Advanced Engineering Materials has been bringing you the latest breakthroughs in structural materials that are making those important first steps towards commercialization since 1999. With its further increased, record-high Impact Factor of 2.319 (2017 Journal Citation Reports), the journal covers a variety of key topics, such as composites, ceramics, intermetallics, and coatings, and also high-temperature, cellular, and biomedical materials, with a strong focus on new manufacturing techniques.
In this monthly feature, we highlight the research behind the artwork on the covers of the most recent issue of Advanced Engineering Materials, as well some of the most read Advanced Engineering Materials publications over the last month. The cover contributions and these top-downloaded articles are therefore currently freely accessible! Click on the titles below to get to the corresponding papers. You can find this month’s issue here. Also check out our previous Engineering Digest here and here.
by Jiangkun Fan, Jinshan Li, Yudong Zhang, Hongchao Kou, Lionel Germain, Nathalie Siredey-Schwaller, and Claude Esling
The dynamic nucleation and evolution of the α phase in titanium alloys during hot deformation can be very different depending on the exact heat treatment, as demonstrated by Jiangkun Fan and team from the Northwestern Polytechnical University in Xi’an, China and collaborators at the Université de Lorraine in Metz, France. Their findings show that a “necklace” microstructure can form, which destroys the Burgers orientation relationship between the α and β phases. During hot deformation, a dynamic β→α phase transformation and a dynamic recovery and recrystallization of the β phase proceed simultaneously, and there is a competition mechanism between these two processes.
by Hong Wei, Kai Li, Wen Guang Liu, Hong Meng, Pei Xin Zhang, and Chao Yi Yan
Free-standing stretchable electrodes with high stretchability and resistance stability are desired for future applications of wearable electronics. However, it is very difficult to simultaneously achieve high stretchability and low resistance change upon stretching. Chao Yi Yan from the Peking University, Pei Xin Zhang from the Shenzhen University, and their co-workers in Shenzhen, China report on an innovative 3D printing method to fabricate free-standing wavy elastic electrodes. These electrodes exhibit both unusually high stretchability and outstanding resistance stability, and therefore are likely suitable for future stretchable and wearable electronic devices.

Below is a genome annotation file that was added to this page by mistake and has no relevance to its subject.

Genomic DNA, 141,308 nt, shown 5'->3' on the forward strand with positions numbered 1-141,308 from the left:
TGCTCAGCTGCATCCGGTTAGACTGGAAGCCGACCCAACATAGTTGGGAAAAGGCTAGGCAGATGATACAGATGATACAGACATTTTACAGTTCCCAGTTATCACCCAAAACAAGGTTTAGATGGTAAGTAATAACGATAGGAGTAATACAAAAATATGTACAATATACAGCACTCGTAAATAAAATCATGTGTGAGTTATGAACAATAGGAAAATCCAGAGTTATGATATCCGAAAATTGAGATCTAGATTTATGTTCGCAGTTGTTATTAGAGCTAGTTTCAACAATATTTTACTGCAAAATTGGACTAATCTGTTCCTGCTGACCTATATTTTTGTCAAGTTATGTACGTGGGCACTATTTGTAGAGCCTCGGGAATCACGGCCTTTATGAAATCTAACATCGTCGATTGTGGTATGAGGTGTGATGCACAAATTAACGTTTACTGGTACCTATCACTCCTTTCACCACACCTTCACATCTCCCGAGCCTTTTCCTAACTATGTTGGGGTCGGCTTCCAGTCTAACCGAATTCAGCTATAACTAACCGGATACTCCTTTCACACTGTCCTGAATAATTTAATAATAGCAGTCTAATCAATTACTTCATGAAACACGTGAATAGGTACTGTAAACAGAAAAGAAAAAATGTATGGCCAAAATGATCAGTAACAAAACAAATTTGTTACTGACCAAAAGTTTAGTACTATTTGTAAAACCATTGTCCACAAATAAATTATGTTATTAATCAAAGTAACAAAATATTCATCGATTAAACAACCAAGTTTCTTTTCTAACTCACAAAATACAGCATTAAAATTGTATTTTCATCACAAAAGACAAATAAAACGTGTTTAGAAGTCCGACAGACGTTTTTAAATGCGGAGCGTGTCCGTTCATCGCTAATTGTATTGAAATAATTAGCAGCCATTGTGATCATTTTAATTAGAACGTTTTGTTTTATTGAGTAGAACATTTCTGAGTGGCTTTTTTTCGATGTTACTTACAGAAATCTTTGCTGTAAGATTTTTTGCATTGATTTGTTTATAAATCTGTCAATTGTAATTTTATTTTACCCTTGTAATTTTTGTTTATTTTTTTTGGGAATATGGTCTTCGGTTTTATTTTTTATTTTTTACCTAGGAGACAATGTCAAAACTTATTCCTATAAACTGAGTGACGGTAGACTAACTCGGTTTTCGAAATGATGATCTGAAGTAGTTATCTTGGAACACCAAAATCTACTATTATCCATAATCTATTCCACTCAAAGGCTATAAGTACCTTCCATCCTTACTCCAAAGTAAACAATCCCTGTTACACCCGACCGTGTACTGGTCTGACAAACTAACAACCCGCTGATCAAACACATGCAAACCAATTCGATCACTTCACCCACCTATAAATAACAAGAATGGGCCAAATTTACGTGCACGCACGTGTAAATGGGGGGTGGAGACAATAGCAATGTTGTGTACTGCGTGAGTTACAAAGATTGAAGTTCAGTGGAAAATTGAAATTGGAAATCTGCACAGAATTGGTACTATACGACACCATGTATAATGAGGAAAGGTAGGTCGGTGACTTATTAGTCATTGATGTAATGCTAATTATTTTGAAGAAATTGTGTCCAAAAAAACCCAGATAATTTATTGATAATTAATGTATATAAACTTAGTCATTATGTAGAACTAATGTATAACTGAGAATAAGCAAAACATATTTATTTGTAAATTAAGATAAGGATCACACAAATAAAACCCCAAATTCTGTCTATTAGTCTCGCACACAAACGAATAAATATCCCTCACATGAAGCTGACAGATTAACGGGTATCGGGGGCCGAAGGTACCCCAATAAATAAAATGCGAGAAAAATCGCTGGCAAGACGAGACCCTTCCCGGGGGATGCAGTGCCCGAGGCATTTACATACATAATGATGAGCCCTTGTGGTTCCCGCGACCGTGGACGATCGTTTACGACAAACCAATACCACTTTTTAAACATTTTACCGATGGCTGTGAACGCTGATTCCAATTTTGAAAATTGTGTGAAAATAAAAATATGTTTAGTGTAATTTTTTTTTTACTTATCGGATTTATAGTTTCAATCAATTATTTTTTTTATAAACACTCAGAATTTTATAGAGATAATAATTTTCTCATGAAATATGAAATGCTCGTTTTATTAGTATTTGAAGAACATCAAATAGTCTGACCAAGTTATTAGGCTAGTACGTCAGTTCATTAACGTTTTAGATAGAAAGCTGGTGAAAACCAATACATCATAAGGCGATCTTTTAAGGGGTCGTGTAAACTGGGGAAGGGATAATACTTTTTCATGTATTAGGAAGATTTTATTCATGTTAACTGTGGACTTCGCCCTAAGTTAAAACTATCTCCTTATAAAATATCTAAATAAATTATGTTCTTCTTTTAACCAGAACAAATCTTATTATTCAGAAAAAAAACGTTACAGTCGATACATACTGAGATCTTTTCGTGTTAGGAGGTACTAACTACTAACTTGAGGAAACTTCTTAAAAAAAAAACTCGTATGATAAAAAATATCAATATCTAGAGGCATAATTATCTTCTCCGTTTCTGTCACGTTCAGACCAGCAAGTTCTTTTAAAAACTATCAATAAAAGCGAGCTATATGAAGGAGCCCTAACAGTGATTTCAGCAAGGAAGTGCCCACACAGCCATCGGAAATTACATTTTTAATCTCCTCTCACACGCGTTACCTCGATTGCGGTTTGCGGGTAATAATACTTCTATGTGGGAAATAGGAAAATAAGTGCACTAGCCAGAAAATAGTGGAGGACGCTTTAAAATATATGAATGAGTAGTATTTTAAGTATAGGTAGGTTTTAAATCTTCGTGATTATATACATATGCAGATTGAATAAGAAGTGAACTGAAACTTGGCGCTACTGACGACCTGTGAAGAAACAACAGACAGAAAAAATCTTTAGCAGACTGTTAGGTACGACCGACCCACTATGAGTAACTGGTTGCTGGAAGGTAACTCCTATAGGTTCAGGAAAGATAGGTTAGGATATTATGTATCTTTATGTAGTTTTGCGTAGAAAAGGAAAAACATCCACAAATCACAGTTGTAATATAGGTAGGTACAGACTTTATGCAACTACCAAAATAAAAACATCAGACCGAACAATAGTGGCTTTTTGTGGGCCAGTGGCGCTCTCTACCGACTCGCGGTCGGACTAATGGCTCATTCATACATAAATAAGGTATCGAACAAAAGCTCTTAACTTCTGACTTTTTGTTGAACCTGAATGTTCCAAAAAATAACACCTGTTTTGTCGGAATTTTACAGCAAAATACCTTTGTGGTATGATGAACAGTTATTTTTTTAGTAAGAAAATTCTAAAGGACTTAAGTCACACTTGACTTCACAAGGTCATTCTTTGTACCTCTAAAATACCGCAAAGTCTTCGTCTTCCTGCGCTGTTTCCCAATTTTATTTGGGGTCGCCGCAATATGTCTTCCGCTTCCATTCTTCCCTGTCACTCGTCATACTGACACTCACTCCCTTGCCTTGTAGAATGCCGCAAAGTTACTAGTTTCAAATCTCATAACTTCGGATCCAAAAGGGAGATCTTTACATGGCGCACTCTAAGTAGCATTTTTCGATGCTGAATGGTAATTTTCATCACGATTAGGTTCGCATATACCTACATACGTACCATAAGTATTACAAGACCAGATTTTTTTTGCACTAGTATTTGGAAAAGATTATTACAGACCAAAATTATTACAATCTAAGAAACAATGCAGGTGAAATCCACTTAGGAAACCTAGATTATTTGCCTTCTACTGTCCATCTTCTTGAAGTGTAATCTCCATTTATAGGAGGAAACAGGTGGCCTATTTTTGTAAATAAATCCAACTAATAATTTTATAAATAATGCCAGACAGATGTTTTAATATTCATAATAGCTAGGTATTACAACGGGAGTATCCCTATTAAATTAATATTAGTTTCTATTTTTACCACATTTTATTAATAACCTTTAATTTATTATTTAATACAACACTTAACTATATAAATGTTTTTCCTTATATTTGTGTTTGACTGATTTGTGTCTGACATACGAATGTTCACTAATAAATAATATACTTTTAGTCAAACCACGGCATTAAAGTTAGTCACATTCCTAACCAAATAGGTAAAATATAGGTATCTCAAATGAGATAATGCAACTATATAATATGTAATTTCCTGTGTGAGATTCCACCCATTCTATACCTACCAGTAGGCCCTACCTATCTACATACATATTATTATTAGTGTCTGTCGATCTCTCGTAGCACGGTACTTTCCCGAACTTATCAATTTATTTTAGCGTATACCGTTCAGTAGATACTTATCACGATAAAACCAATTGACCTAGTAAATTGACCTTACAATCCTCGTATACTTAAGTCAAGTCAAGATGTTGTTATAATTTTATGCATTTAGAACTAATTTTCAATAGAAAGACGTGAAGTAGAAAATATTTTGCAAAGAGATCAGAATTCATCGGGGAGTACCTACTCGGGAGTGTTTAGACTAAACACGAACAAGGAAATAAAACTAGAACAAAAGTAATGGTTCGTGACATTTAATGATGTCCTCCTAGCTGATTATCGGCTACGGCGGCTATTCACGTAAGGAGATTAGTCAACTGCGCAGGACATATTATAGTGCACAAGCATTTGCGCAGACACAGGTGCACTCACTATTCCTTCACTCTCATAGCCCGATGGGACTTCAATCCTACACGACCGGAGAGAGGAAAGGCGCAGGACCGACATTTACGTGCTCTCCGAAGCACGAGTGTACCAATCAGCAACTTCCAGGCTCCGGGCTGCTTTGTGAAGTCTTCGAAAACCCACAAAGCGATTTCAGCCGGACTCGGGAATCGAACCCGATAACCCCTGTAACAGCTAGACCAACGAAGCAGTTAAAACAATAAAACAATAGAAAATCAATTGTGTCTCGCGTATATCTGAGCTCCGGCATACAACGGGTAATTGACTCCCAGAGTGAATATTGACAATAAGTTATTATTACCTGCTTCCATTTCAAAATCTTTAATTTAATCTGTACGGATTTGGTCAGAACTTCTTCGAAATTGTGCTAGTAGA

by Mario Stucki and Wendelin J. Stark
Climate control, for instance by cooling, is globally one of the largest energy-consuming processes, but it may be possible to shift the energy consumption to more renewable sources like sunlight by employing passive systems. Wendelin Stark and Mario Stucki from the ETH in Zürich, Switzerland now have combined hydrophobic and hydrophilic polymeric matrices in fully porous flat sheet membranes. Their approach results in a triple-layer construct capable of laterally transporting water without energy input, while cooling and wetting the surrounding air through evaporation. This easy way of combining polymers with opposing chemical properties in a completely porous fashion might lead to many new applications.
A more extensive news article about this study can be found here.
by Khurram S. Munir, M. Qian, Yuncang Li, Daniel T. Oldﬁeld, Peter Kingshott, De Ming Zhu, and Cuie Wen
Carbon nanotubes have emerged as a promising reinforcement for metal matrix composites because of their outstanding mechanical and thermal properties. However, processing challenges, especially for dispersing the nanotubes in matrices, largely hinder their use. High-energy ball milling has been an effective technique to disperse carbon nanotubes in the metal matrices, but may damage the nanotubes under harsh milling conditions, eventually make them lose their unique properties. To address these challenges, Cuie Wen et al. at the RMIT University and the Swinburne University of Technology in Australia have used Raman spectroscopy to quantitatively analyze the influence of milling parameters on multi-walled carbon nanotube-titanium powder mixtures.